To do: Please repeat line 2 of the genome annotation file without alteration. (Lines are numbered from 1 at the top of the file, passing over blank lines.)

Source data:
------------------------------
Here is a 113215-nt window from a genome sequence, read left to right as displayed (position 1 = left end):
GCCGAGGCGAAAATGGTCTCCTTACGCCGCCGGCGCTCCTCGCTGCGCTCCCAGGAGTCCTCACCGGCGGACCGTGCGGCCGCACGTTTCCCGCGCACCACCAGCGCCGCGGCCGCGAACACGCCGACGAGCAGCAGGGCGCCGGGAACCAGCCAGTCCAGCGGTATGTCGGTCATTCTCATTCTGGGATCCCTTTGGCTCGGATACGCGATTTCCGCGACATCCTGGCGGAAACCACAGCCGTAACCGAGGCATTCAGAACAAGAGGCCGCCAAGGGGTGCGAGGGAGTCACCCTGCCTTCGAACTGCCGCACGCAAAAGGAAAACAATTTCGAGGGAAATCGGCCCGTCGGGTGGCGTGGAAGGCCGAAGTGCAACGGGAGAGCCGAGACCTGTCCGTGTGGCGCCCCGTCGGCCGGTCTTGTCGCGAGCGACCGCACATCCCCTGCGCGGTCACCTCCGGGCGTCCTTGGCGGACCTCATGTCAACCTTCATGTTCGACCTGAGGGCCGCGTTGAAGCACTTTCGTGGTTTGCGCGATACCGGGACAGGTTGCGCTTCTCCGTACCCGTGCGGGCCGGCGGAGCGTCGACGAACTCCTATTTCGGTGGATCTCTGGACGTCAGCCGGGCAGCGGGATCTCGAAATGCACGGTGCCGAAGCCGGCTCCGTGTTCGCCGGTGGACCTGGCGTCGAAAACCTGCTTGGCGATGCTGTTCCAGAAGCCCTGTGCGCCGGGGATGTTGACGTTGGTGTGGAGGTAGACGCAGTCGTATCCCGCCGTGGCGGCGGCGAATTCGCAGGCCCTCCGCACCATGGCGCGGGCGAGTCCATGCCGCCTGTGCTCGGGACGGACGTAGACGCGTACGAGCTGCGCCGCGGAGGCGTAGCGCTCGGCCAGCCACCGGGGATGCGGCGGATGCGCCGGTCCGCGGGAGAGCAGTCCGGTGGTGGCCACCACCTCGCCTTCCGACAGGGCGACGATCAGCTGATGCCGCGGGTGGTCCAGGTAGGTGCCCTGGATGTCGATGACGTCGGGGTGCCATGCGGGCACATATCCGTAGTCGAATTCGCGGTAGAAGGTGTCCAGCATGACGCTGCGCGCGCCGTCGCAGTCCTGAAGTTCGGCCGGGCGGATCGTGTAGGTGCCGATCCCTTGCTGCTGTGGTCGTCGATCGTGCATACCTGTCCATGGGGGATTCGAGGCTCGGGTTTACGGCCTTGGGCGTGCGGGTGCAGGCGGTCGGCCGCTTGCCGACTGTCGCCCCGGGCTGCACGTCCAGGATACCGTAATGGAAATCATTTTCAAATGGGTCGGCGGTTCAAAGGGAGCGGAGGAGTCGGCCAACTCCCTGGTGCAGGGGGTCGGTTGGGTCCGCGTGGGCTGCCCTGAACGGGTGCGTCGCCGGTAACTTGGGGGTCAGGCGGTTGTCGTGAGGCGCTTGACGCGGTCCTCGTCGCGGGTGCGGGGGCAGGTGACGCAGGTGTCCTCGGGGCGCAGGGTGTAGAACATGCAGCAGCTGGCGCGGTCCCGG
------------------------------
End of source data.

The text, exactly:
GCCGAGGCGAAAATGGTCTCCTTACGCCGCCGGCGCTCCTCGCTGCGCTCCCAGGAGTCCTCACCGGCGGACCGTGCGGCCGCACGTTTCCCGCGCACCACCAGCGCCGCGGCCGCGAACACGCCGACGAGCAGCAGGGCGCCGGGAACCAGCCAGTCCAGCGGTATGTCGGTCATTCTCATTCTGGGATCCCTTTGGCTCGGATACGCGATTTCCGCGACATCCTGGCGGAAACCACAGCCGTAACCGAGGCATTCAGAACAAGAGGCCGCCAAGGGGTGCGAGGGAGTCACCCTGCCTTCGAACTGCCGCACGCAAAAGGAAAACAATTTCGAGGGAAATCGGCCCGTCGGGTGGCGTGGAAGGCCGAAGTGCAACGGGAGAGCCGAGACCTGTCCGTGTGGCGCCCCGTCGGCCGGTCTTGTCGCGAGCGACCGCACATCCCCTGCGCGGTCACCTCCGGGCGTCCTTGGCGGACCTCATGTCAACCTTCATGTTCGACCTGAGGGCCGCGTTGAAGCACTTTCGTGGTTTGCGCGATACCGGGACAGGTTGCGCTTCTCCGTACCCGTGCGGGCCGGCGGAGCGTCGACGAACTCCTATTTCGGTGGATCTCTGGACGTCAGCCGGGCAGCGGGATCTCGAAATGCACGGTGCCGAAGCCGGCTCCGTGTTCGCCGGTGGACCTGGCGTCGAAAACCTGCTTGGCGATGCTGTTCCAGAAGCCCTGTGCGCCGGGGATGTTGACGTTGGTGTGGAGGTAGACGCAGTCGTATCCCGCCGTGGCGGCGGCGAATTCGCAGGCCCTCCGCACCATGGCGCGGGCGAGTCCATGCCGCCTGTGCTCGGGACGGACGTAGACGCGTACGAGCTGCGCCGCGGAGGCGTAGCGCTCGGCCAGCCACCGGGGATGCGGCGGATGCGCCGGTCCGCGGGAGAGCAGTCCGGTGGTGGCCACCACCTCGCCTTCCGACAGGGCGACGATCAGCTGATGCCGCGGGTGGTCCAGGTAGGTGCCCTGGATGTCGATGACGTCGGGGTGCCATGCGGGCACATATCCGTAGTCGAATTCGCGGTAGAAGGTGTCCAGCATGACGCTGCGCGCGCCGTCGCAGTCCTGAAGTTCGGCCGGGCGGATCGTGTAGGTGCCGATCCCTTGCTGCTGTGGTCGTCGATCGTGCATACCTGTCCATGGGGGATTCGAGGCTCGGGTTTACGGCCTTGGGCGTGCGGGTGCAGGCGGTCGGCCGCTTGCCGACTGTCGCCCCGGGCTGCACGTCCAGGATACCGTAATGGAAATCATTTTCAAATGGGTCGGCGGTTCAAAGGGAGCGGAGGAGTCGGCCAACTCCCTGGTGCAGGGGGTCGGTTGGGTCCGCGTGGGCTGCCCTGAACGGGTGCGTCGCCGGTAACTTGGGGGTCAGGCGGTTGTCGTGAGGCGCTTGACGCGGTCCTCGTCGCGGGTGCGGGGGCAGGTGACGCAGGTGTCCTCGGGGCGCAGGGTGTAGAACATGCAGCAGCTGGCGCGGTCCCGG